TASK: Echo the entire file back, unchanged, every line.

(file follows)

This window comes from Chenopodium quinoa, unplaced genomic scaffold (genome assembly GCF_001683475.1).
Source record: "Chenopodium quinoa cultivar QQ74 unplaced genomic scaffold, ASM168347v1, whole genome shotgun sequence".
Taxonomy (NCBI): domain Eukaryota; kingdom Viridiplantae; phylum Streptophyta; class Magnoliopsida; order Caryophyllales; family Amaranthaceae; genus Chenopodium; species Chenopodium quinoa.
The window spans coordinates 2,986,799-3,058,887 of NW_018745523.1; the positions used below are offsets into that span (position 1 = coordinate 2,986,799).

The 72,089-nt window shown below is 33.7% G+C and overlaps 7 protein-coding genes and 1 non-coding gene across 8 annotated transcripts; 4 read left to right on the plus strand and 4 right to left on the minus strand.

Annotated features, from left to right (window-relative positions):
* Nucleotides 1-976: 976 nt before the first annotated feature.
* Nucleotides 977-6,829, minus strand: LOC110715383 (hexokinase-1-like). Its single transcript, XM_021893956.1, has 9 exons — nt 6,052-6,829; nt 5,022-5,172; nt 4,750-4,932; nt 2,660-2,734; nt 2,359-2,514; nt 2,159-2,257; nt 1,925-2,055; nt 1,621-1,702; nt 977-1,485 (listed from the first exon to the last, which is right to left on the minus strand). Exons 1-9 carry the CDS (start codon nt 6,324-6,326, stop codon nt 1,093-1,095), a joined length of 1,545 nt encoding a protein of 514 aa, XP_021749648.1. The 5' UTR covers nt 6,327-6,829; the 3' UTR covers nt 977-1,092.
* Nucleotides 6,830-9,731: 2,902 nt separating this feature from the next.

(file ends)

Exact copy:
This window comes from Chenopodium quinoa, unplaced genomic scaffold (genome assembly GCF_001683475.1).
Source record: "Chenopodium quinoa cultivar QQ74 unplaced genomic scaffold, ASM168347v1, whole genome shotgun sequence".
Taxonomy (NCBI): domain Eukaryota; kingdom Viridiplantae; phylum Streptophyta; class Magnoliopsida; order Caryophyllales; family Amaranthaceae; genus Chenopodium; species Chenopodium quinoa.
The window spans coordinates 2,986,799-3,058,887 of NW_018745523.1; the positions used below are offsets into that span (position 1 = coordinate 2,986,799).

The 72,089-nt window shown below is 33.7% G+C and overlaps 7 protein-coding genes and 1 non-coding gene across 8 annotated transcripts; 4 read left to right on the plus strand and 4 right to left on the minus strand.

Annotated features, from left to right (window-relative positions):
* Nucleotides 1-976: 976 nt before the first annotated feature.
* Nucleotides 977-6,829, minus strand: LOC110715383 (hexokinase-1-like). Its single transcript, XM_021893956.1, has 9 exons — nt 6,052-6,829; nt 5,022-5,172; nt 4,750-4,932; nt 2,660-2,734; nt 2,359-2,514; nt 2,159-2,257; nt 1,925-2,055; nt 1,621-1,702; nt 977-1,485 (listed from the first exon to the last, which is right to left on the minus strand). Exons 1-9 carry the CDS (start codon nt 6,324-6,326, stop codon nt 1,093-1,095), a joined length of 1,545 nt encoding a protein of 514 aa, XP_021749648.1. The 5' UTR covers nt 6,327-6,829; the 3' UTR covers nt 977-1,092.
* Nucleotides 6,830-9,731: 2,902 nt separating this feature from the next.